So you get all these tips from different types of potatoes because that’s really the base of their diet, because it grows up there. They eat alpaca from time to time, so they’ll go out and slaughter alpaca and they’ll eat the alpaca and eat just about all of it, just like most cultures do, and then they chew coca leaves. So coca leave are super high mineral leaves. They’re a green leaf. You might know coca leaf from two things. One, from it used to be the original ingredient in Coca Cola, and then I believe they still use it, but they do it without the alkaloid, without the cocaine alkaloid. And then it is used to…eventually after they process it down using kerosine and all these different types of acids, to make a paste, which is eventually used to make cocaine.

    So they chew these coca leaves. It’s also very medicinal. It’s something that they use for altitude sickness and a lot of these people are adjusted now, so they don’t really need to do it for altitude sickness, but energy too, just because it is a lower oxygen environment up there. So they eat these things and there’s maybe a few other things that they bring into their diet, but they’re strong, able and capable people.

    Now in the modern society, they would have challenges, right? So they’re not as healthy and they definitely like to eat sugary and salty and sweet things now that they can get as they come down from the mountains. But over all this is what they’ve eaten for a long time and they’ve survived. So I definitely believe in the myth of variety because there’s just not that much up there, and they seem to be pretty healthy, at least the ones that are still sticking to the regular diet.

    Frederic: That seems to be like that everywhere, right? I mean, I spent a lot of time in Costa Rica, and I think one of the areas of Costa Rica is one of the blue zones. And I don’t think people eat a very varied diet. I mean, rice and beans and a little chicken and cabbage. I mean, cabbage is pretty much the only vegetable that they eat besides tomatoes and so on, but you’ll never find a head of kale over there, and I don’t think we need all those fancy foods necessarily, which kind of brings me to an interesting question. What are your desert island foods, Kevin? Like what…if you could only live on a couple of foods, what would those be?

    Kevin: Oh man. Annmarie’s mom’s eggplant. No, I’m just joking. We were talking about this. Annmarie Colomeo—Colomeo is her maiden name. Gianni is now the name that she uses because we’re married, but we were talking about this at lunch on Wednesday in our office. So we got all our team members in the office together and we all asked the question, like, “What’s your favorite food?” And that was it. That’s why that came up first.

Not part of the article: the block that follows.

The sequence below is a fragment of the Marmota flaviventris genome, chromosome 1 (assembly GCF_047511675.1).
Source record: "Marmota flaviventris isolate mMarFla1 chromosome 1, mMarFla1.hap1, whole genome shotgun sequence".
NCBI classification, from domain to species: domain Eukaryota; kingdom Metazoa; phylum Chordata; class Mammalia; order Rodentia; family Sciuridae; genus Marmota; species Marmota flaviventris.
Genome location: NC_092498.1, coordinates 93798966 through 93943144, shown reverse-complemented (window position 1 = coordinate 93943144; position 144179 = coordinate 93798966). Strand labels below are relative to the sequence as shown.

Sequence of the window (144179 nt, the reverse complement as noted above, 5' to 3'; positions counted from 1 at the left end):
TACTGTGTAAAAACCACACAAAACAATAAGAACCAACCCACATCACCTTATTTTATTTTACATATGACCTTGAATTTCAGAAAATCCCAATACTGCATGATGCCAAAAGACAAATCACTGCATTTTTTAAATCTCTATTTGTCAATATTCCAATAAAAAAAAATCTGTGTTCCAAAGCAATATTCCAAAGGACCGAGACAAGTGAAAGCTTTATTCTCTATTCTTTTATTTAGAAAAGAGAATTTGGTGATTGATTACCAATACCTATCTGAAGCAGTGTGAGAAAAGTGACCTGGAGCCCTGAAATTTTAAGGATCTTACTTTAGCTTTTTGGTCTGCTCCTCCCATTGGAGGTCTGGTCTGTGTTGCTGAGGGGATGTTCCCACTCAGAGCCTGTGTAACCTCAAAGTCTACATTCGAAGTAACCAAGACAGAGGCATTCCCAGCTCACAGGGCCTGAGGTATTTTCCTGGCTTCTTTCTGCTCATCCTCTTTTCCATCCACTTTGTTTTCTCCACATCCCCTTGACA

But I would definitely bring something for hydration. So I’d probably bring like coconut water or coconuts. I think that that is something that I would probably have. And then I would definitely look for really high nutrients, high calorie type foods. And some of them would definitely be animal products. So something that’s higher in fat, higher in protein. Something that could sustain me, and I don’t know. These potatoes that are up in the Andes. I mean, if I could bring those, I would like to try to live on this Andean Diet here, the coca, the potatoes and the alpaca, because you can easily…what they do with the potatoes, they call it “Watia,” and they dig pieces of mud and they make like a little igloo. It’s probably only about two feet tall by about three feet wide, or maybe three feet by three feet. And it looks like this little igloo with an opening at the base where the igloo meets the ground.

    And then they put a lot of sticks in there and they start a fire and then they get those hot coals going and so they can be doing this for, I don’t know, an hour maybe. And there’s a video on Renegade Health, if you search Watia. And so they get the coals going and get the coals going and get it really hot in there. You look in and it’s like red, white, it’s so hot in there. And then what they do is they throw all the potatoes that they have in there. So maybe like, maybe a couple pounds of potatoes. And then they break the igloo down, so you know, the mud bricks kind of fall onto the coals and the potatoes in there. And then about 45 minutes later, you pull the mud off and then they reach in and grab the potatoes out and I’m sitting there…the first time I saw it, I’m sitting there watching them do it and I’m really excited about it. I’m filming it. I’m like this is the coolest thing. We don’t do this in the U.S. We need to go back to our…some sort of native culture, and really do things that mean something that require work. Like, we don’t really put work around our food.

    And so after we’re done and they collapse it and the potatoes are done and we pull the mud off, Sebastian—who is a shaman that we’ve gotten to know—he starts reaching into these coals and just grabbing these potatoes. I’m like, “Oh let me help,” and I reach in and I grab one of these potatoes and it is the hottest thing that I’ve ever grabbed in my life and I like squealed and threw it down and he looks at me and he just shakes his head. And I’m just like, “Oh man.” I’m like, “Suave, suave,” with my hands because he speaks a little bit of Spanish. Very little Spanish, but we speak it like one word kind of communication. I’m like “Suave, suave,” and he just laughs. Just like, you know, “American’s hands just can’t even handle the hot potatoes.”

    Frederic: Yeah, you’re like the weak gringo, right?

    Kevin: Oh my God, I know. I’m the weak gringo wherever I go. I’m the weak gringo when I walk out here into Berkeley.